Many of these types of trucks have useful characteristics such as forks or a flat surface that can be inserted under pallets or other types of storage platforms. Other trucks need a separate item of equipment to use for lifting.
Trucks have the capability to lift via powered or manual means, and can be ridden upon in a driver’s cab, or simply power-assisted when pushed. Such tucks can also be steered by human intervention, or can be completely automated, following a pre-defined track on the production floor, sunken or raised tracks, or colored strips that are laid out and sensed by optical sensors. Such automated industrial trucks also have anti-collision technology that senses when an employee or other obstacle is near.
Stacking trucks are used to stacks items, while a non-stacking truck is just used for transportation, and not for product loading.
Types of industrial trucks:
- Automated guided vehicles (AGVs)
- Hand, platform and pallet trucks
- Order pickers
- Pallet jacks
- Walking stackers
Storage and Handling Equipment
Equipment that is used for storage usually only encompasses items that are not automated. Storage and handling equipment that is automated falls under the term ‘engineered systems’
Storage equipment is equipment that is used to hold products and materials when they are not being used, or when they are waiting to enter or leave the production process. These periods could be long-term, or short-term in order to allow a suitable build-up of stock or finished items.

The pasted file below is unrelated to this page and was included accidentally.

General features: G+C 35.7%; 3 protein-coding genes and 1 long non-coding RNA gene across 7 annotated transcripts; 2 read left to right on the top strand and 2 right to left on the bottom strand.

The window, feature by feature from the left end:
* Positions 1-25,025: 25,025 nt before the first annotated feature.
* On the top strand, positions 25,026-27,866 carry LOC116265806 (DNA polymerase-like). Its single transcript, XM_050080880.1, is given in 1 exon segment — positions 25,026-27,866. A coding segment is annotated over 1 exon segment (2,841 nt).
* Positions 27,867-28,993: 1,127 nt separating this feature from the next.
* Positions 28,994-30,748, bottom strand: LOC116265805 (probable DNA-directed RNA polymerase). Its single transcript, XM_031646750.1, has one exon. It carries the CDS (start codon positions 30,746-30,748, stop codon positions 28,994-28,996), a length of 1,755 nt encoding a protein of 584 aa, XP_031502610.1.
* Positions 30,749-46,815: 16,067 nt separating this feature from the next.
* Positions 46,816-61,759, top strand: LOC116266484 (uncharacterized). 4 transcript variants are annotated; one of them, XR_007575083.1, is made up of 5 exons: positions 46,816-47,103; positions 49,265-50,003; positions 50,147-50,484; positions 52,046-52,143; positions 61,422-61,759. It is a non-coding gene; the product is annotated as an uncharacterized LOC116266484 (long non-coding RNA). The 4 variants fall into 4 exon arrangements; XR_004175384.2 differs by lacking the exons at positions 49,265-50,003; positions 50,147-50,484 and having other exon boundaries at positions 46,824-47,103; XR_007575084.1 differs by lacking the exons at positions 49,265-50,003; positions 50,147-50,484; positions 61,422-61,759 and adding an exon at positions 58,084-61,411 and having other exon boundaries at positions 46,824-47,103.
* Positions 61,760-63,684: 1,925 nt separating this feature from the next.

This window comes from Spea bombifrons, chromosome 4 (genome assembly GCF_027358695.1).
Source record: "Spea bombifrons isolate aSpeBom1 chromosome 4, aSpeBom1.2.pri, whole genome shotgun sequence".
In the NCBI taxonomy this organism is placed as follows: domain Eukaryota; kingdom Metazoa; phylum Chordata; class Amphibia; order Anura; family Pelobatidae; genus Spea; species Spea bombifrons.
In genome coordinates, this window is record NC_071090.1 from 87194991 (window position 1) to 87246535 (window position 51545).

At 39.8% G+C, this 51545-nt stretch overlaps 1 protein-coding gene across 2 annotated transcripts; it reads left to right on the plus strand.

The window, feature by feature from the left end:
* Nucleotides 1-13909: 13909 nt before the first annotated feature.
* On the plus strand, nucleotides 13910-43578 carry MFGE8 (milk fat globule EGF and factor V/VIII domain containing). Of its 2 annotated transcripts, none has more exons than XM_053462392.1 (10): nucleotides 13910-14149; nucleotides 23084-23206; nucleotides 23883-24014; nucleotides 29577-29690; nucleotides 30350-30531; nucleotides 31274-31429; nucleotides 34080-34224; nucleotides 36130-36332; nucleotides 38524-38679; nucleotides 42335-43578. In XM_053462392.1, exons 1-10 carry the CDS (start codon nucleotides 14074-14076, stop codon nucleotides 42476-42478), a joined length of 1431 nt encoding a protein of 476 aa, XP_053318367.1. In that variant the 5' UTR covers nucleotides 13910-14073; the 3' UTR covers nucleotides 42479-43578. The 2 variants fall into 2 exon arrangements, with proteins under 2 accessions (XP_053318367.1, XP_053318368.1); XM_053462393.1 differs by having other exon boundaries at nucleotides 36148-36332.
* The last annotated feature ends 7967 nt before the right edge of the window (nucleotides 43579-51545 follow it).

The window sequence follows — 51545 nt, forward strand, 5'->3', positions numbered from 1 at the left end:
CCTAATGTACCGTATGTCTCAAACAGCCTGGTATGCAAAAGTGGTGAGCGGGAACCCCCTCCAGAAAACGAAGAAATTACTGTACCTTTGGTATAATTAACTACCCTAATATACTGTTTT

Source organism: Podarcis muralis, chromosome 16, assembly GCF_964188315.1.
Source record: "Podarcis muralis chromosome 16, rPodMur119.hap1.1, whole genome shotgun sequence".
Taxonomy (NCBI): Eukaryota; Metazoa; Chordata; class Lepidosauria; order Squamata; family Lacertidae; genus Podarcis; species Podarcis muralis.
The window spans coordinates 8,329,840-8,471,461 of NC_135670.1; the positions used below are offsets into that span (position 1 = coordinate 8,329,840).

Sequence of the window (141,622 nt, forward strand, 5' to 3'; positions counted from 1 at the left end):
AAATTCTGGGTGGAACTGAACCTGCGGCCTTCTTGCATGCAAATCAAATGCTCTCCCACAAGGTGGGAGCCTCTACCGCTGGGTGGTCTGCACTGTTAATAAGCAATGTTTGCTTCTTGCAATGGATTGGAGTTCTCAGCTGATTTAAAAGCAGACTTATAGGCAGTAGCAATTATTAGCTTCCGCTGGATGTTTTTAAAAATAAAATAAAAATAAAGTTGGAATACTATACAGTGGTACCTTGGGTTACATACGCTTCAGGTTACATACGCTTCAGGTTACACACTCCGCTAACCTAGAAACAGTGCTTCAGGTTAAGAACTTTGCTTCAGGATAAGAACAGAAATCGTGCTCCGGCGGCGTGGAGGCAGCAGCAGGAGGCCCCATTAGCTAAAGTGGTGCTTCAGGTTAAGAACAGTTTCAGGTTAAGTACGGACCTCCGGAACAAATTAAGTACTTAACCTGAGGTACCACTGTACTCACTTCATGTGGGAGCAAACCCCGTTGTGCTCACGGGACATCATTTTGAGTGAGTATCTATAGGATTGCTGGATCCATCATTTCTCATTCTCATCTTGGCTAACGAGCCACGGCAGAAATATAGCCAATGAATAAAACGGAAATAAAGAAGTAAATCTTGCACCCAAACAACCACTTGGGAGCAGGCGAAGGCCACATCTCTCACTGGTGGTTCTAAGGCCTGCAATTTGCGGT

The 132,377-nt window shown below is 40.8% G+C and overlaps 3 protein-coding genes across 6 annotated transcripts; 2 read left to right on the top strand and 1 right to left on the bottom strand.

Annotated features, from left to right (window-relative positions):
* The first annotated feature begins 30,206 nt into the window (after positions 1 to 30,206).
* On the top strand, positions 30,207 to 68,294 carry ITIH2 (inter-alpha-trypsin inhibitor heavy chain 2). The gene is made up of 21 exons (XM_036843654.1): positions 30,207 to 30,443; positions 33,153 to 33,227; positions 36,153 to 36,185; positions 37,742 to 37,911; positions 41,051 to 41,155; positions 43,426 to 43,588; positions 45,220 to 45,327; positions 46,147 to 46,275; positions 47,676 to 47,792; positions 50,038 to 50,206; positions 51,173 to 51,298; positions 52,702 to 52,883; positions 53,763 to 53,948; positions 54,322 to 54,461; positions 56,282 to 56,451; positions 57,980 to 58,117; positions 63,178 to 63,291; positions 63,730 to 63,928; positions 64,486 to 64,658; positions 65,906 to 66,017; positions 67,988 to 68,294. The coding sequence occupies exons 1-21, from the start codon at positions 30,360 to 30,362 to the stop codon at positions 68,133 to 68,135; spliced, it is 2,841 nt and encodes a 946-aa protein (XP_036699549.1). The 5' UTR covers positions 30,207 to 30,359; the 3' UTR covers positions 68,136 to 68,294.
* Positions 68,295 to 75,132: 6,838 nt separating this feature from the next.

Most items that can be described as storage and handling equipment refers to pallets, racking or shelves. Materials are stored in a neat and convenient manner to await transportation, or their entry into the production process if necessary.
Having suitable storage equipment will add to any company’s production efficiency. The efficiency of any production system is maximized by the ease at which each stage of the entire system operates. Any inefficient section creates a bottleneck that will have an effect on all other sections of the system further down the production line.
Space is also at a premium if you run a production environment. The better utilized your available space is, the more items you’ll be able to store. This means you can keep your workflow in operation for much longer without worrying about re-stocking. This helps further increase your efficiency.
Types of storage and handling equipment
- Drive-through or drive-in racks
- Pallet racks
- Push-back racks
- Sliding racks
- Stacking frames
At Douglas Equipment We Stock all Types of Material Handling Equipment
When working with our team at Douglas Equipment, you can be assured you’ll receive the best products from top manufacturers. We stock all types of material handling equipment – bulk material handling, engineered systems, industrial trucks, and storage and handling equipment.
Whatever you’re looking for we are happy to work with you to come up with a solution that will suit your unique needs. We can be contacted at 800-451-0030, or 305-888-3700 if you’re in the Miami area. You can also reach out to us through our online contact form.